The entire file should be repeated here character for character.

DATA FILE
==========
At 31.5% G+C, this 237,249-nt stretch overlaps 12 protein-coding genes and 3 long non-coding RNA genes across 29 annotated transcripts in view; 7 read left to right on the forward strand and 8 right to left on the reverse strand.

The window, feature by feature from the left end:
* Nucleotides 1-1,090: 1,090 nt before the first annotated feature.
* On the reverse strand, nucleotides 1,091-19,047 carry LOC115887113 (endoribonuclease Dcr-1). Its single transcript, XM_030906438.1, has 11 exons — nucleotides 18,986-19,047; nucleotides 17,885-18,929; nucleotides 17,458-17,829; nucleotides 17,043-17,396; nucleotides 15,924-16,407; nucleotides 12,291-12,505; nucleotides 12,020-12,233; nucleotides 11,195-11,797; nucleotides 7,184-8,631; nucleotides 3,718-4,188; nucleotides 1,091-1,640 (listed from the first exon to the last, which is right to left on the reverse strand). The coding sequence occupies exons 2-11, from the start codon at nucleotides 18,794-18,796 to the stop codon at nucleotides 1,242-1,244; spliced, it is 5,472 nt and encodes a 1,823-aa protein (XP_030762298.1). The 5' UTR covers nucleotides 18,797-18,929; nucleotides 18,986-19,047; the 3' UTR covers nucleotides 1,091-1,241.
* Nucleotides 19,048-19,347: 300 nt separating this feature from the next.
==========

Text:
At 31.5% G+C, this 237,249-nt stretch overlaps 12 protein-coding genes and 3 long non-coding RNA genes across 29 annotated transcripts in view; 7 read left to right on the forward strand and 8 right to left on the reverse strand.

The window, feature by feature from the left end:
* Nucleotides 1-1,090: 1,090 nt before the first annotated feature.
* On the reverse strand, nucleotides 1,091-19,047 carry LOC115887113 (endoribonuclease Dcr-1). Its single transcript, XM_030906438.1, has 11 exons — nucleotides 18,986-19,047; nucleotides 17,885-18,929; nucleotides 17,458-17,829; nucleotides 17,043-17,396; nucleotides 15,924-16,407; nucleotides 12,291-12,505; nucleotides 12,020-12,233; nucleotides 11,195-11,797; nucleotides 7,184-8,631; nucleotides 3,718-4,188; nucleotides 1,091-1,640 (listed from the first exon to the last, which is right to left on the reverse strand). The coding sequence occupies exons 2-11, from the start codon at nucleotides 18,794-18,796 to the stop codon at nucleotides 1,242-1,244; spliced, it is 5,472 nt and encodes a 1,823-aa protein (XP_030762298.1). The 5' UTR covers nucleotides 18,797-18,929; nucleotides 18,986-19,047; the 3' UTR covers nucleotides 1,091-1,241.
* Nucleotides 19,048-19,347: 300 nt separating this feature from the next.